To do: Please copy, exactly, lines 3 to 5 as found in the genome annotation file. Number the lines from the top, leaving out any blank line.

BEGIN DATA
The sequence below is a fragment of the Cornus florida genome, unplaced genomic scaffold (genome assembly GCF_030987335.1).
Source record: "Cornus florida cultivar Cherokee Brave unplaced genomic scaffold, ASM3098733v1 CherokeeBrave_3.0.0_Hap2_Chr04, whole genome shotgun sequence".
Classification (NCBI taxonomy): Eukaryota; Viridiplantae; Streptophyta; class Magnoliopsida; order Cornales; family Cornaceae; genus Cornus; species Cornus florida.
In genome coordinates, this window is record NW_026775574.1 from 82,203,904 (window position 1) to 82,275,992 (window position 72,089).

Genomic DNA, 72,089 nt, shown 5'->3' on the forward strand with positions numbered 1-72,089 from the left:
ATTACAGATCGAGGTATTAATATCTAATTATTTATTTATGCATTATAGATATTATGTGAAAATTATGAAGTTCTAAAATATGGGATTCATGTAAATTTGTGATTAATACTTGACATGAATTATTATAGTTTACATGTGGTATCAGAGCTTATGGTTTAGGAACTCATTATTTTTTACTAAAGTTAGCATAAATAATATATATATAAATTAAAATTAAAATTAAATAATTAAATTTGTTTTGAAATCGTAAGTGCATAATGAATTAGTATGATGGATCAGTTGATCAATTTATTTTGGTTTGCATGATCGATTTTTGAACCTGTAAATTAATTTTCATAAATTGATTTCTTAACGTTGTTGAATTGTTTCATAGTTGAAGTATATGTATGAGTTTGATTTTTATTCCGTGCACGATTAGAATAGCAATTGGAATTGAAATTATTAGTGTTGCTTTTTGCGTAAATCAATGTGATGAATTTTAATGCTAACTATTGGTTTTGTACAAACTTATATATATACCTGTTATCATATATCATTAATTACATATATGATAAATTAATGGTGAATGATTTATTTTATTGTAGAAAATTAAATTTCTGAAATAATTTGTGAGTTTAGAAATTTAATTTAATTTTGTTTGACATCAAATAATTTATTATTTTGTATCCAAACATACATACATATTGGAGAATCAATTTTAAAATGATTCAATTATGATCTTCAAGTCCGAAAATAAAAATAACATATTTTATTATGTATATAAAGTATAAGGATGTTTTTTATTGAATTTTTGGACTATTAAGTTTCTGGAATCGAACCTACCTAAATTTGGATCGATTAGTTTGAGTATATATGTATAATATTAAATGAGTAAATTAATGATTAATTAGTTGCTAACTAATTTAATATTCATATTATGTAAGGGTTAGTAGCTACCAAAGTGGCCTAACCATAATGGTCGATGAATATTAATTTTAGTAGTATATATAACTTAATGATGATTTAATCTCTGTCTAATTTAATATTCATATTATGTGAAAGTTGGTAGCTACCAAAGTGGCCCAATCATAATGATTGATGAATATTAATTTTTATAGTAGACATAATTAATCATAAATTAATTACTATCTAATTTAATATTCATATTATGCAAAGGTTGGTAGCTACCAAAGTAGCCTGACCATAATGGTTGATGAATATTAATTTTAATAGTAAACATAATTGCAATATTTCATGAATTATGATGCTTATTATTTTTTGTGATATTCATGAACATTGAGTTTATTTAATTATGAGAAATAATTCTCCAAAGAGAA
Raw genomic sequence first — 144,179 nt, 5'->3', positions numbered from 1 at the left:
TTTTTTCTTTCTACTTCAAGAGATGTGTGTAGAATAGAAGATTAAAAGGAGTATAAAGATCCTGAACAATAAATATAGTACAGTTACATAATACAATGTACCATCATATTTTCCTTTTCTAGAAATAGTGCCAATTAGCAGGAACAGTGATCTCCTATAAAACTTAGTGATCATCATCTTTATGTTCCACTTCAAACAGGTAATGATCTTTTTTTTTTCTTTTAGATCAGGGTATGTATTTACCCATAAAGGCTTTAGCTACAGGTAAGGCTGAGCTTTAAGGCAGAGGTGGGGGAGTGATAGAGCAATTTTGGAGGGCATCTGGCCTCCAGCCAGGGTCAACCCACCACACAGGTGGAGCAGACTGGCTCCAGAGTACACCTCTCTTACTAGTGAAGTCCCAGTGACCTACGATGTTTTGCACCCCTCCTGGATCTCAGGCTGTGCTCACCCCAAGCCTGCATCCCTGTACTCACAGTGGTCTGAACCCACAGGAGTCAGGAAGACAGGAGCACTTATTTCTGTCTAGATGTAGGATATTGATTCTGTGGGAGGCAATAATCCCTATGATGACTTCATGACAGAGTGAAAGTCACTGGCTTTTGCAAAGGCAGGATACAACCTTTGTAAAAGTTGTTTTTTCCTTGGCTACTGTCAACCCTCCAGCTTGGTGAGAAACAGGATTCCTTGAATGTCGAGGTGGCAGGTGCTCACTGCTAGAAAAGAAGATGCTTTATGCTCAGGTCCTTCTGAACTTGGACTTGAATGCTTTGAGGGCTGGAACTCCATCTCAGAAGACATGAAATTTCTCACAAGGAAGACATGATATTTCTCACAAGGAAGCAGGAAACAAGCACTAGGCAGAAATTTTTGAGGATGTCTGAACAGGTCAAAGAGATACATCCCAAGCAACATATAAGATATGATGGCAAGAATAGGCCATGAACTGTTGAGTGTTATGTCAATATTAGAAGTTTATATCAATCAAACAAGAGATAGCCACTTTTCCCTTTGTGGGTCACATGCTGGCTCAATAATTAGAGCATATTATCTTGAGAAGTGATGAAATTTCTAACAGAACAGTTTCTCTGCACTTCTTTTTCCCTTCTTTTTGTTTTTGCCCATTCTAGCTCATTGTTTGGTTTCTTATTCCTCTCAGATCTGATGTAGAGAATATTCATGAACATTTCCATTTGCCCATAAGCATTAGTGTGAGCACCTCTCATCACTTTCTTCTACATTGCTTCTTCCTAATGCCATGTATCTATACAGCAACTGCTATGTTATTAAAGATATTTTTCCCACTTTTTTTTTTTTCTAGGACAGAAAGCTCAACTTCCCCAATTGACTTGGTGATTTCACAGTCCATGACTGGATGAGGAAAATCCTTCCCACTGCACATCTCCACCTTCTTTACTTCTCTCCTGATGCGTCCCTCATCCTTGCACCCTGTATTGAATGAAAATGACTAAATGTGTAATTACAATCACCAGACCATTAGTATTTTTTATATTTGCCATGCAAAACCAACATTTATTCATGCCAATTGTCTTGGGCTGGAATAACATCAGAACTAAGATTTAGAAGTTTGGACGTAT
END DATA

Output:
Classification (NCBI taxonomy): Eukaryota; Viridiplantae; Streptophyta; class Magnoliopsida; order Cornales; family Cornaceae; genus Cornus; species Cornus florida.
In genome coordinates, this window is record NW_026775574.1 from 82,203,904 (window position 1) to 82,275,992 (window position 72,089).

Genomic DNA, 72,089 nt, shown 5'->3' on the forward strand with positions numbered 1-72,089 from the left: